• Fri
  • Nov 28, 2014
  • Updated: 4:51pm

I don't walk away, says Sanders

PUBLISHED : Sunday, 06 February, 2005, 12:00am
UPDATED : Sunday, 06 February, 2005, 12:00am

English jockey Seb Sanders took the occasion of his first Hong Kong double to laugh at the notion he might have made an early return home as he starved for opportunity during recent weeks.


Sanders, whose riding has been characterised by his powerful driving in a finish, used that strength to brilliant effect yesterday as he brought home the Sean Woods-trained pair of Shining Gem and Gold Field.


Though Sanders won on Peter Ng Bik-kuen-trained Grand Fighter at Happy Valley in December, to break the ice here, rides, let alone chances, had been hard to get before yesterday's double took his tally to three wins from just 47 rides since his arrival.


'I never thought about going. I don't walk away. I keep on until they're bored with me and then I'll have another go,' said Sanders, who put up a worthy advertisement yesterday for better opportunities in the five weeks remaining in his Hong Kong stint.


'Unfortunately people have been seeing me on horses which are not finding the line - nobody ever looks any good on those - and I hope this double today might attract some attention and bring me a few more chances.


'It takes a few rides to get used to the different pace in races, it doesn't matter whether you're riding in Hong Kong, Japan or Britain - there are different ways wherever you go. But without the horse under you, you can't adapt.'


Sanders was especially delighted to have the pair for Woods as he and his brother, recently-retired Hong Kong stalwart, Wendyll have supported Sanders since his arrival.


'I'm thrilled because Sean and Wendyll have helped me a lot here. They've looked after me and given me a lot of advice and everyone needs that here,' Sanders said.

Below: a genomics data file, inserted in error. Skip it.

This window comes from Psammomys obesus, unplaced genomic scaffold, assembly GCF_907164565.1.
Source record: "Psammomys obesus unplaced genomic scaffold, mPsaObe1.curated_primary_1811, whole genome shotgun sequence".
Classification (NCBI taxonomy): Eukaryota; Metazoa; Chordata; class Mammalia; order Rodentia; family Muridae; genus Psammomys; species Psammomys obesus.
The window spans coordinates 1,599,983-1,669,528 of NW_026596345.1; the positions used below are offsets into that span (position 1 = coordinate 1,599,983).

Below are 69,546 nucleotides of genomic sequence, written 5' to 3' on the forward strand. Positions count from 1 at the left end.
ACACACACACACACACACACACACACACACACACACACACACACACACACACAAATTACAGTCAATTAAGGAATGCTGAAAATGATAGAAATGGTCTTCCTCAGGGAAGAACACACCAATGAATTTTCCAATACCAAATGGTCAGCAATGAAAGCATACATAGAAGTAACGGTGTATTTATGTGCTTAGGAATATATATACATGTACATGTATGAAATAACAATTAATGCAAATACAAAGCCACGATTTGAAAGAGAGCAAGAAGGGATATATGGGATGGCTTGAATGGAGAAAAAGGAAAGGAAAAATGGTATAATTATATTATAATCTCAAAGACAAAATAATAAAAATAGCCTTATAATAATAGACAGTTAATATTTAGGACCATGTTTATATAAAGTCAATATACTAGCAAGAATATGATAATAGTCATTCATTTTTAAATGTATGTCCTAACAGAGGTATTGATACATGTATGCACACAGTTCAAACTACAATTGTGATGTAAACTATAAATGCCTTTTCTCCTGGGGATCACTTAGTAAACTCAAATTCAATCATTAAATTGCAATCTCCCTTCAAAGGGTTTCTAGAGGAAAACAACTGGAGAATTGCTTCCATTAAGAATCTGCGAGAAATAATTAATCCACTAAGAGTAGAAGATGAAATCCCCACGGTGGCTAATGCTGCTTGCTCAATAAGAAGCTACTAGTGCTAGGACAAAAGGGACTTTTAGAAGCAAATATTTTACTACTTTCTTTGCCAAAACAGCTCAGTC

'It's not an easy life by any means - the competition is strong, the chances are hard to get.'


Sanders rode a copybook race to score on Shining Gem as he continued his new-found career as a dirt horse, but his display to lift Gold Field over the line in the final stages of the ninth race was even more impressive.


Gold Field had run out sharply when Sanders finished second on him at his previous run but applied himself to the job more tractably to overhaul Fuji Sunrise (Craig Williams) near the post yesterday and win by a nose. 'I thought Gold Field was my best chance but I thought I had hopes of riding a few placegetters. He went the short way around the rail today and when I brought him into it up the inside there was nowhere for him to go except forward,' Sanders laughed.


'There was plenty of room to go through inside Craig Williams' horse and it was just a case of whether Gold Field was going to be good enough to get there or not. I didn't know whether I'd won or not when we flashed across the line but I looked over at Craig and his face had gone a horrible colour, so I knew that he thought I'd won,' he added.


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